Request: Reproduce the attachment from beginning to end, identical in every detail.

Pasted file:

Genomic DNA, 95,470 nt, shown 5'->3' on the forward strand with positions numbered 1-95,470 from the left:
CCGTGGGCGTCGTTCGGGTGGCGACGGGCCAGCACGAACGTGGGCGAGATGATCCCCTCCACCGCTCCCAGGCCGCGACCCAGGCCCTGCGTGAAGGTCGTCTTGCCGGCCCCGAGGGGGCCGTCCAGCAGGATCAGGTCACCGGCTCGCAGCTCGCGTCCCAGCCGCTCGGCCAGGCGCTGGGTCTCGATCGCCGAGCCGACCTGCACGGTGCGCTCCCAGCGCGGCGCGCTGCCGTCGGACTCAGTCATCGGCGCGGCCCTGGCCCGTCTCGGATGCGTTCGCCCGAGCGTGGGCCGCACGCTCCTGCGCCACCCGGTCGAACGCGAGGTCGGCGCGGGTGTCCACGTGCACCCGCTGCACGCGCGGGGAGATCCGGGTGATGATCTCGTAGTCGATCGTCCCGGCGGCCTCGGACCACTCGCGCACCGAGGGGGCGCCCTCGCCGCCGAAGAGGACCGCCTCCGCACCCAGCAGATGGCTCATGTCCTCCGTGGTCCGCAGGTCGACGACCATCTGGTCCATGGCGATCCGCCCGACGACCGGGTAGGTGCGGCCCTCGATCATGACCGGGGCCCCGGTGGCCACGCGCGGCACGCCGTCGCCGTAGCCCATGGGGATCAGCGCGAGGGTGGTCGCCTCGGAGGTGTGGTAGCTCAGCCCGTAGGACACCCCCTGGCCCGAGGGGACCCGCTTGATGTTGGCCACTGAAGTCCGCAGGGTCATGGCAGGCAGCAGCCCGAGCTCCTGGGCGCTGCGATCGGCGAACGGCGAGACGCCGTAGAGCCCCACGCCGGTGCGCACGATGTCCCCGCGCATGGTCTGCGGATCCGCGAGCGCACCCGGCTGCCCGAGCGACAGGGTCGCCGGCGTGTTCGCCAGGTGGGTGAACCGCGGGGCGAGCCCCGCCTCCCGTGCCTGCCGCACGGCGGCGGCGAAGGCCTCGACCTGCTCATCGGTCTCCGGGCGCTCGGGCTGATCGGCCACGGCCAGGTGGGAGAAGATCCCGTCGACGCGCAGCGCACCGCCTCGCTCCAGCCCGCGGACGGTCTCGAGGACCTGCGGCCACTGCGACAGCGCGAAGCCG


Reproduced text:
Genomic DNA, 95,470 nt, shown 5'->3' on the forward strand with positions numbered 1-95,470 from the left:
CCGTGGGCGTCGTTCGGGTGGCGACGGGCCAGCACGAACGTGGGCGAGATGATCCCCTCCACCGCTCCCAGGCCGCGACCCAGGCCCTGCGTGAAGGTCGTCTTGCCGGCCCCGAGGGGGCCGTCCAGCAGGATCAGGTCACCGGCTCGCAGCTCGCGTCCCAGCCGCTCGGCCAGGCGCTGGGTCTCGATCGCCGAGCCGACCTGCACGGTGCGCTCCCAGCGCGGCGCGCTGCCGTCGGACTCAGTCATCGGCGCGGCCCTGGCCCGTCTCGGATGCGTTCGCCCGAGCGTGGGCCGCACGCTCCTGCGCCACCCGGTCGAACGCGAGGTCGGCGCGGGTGTCCACGTGCACCCGCTGCACGCGCGGGGAGATCCGGGTGATGATCTCGTAGTCGATCGTCCCGGCGGCCTCGGACCACTCGCGCACCGAGGGGGCGCCCTCGCCGCCGAAGAGGACCGCCTCCGCACCCAGCAGATGGCTCATGTCCTCCGTGGTCCGCAGGTCGACGACCATCTGGTCCATGGCGATCCGCCCGACGACCGGGTAGGTGCGGCCCTCGATCATGACCGGGGCCCCGGTGGCCACGCGCGGCACGCCGTCGCCGTAGCCCATGGGGATCAGCGCGAGGGTGGTCGCCTCGGAGGTGTGGTAGCTCAGCCCGTAGGACACCCCCTGGCCCGAGGGGACCCGCTTGATGTTGGCCACTGAAGTCCGCAGGGTCATGGCAGGCAGCAGCCCGAGCTCCTGGGCGCTGCGATCGGCGAACGGCGAGACGCCGTAGAGCCCCACGCCGGTGCGCACGATGTCCCCGCGCATGGTCTGCGGATCCGCGAGCGCACCCGGCTGCCCGAGCGACAGGGTCGCCGGCGTGTTCGCCAGGTGGGTGAACCGCGGGGCGAGCCCCGCCTCCCGTGCCTGCCGCACGGCGGCGGCGAAGGCCTCGACCTGCTCATCGGTCTCCGGGCGCTCGGGCTGATCGGCCACGGCCAGGTGGGAGAAGATCCCGTCGACGCGCAGCGCACCGCCTCGCTCCAGCCCGCGGACGGTCTCGAGGACCTGCGGCCACTGCGACAGCGCGAAGCCG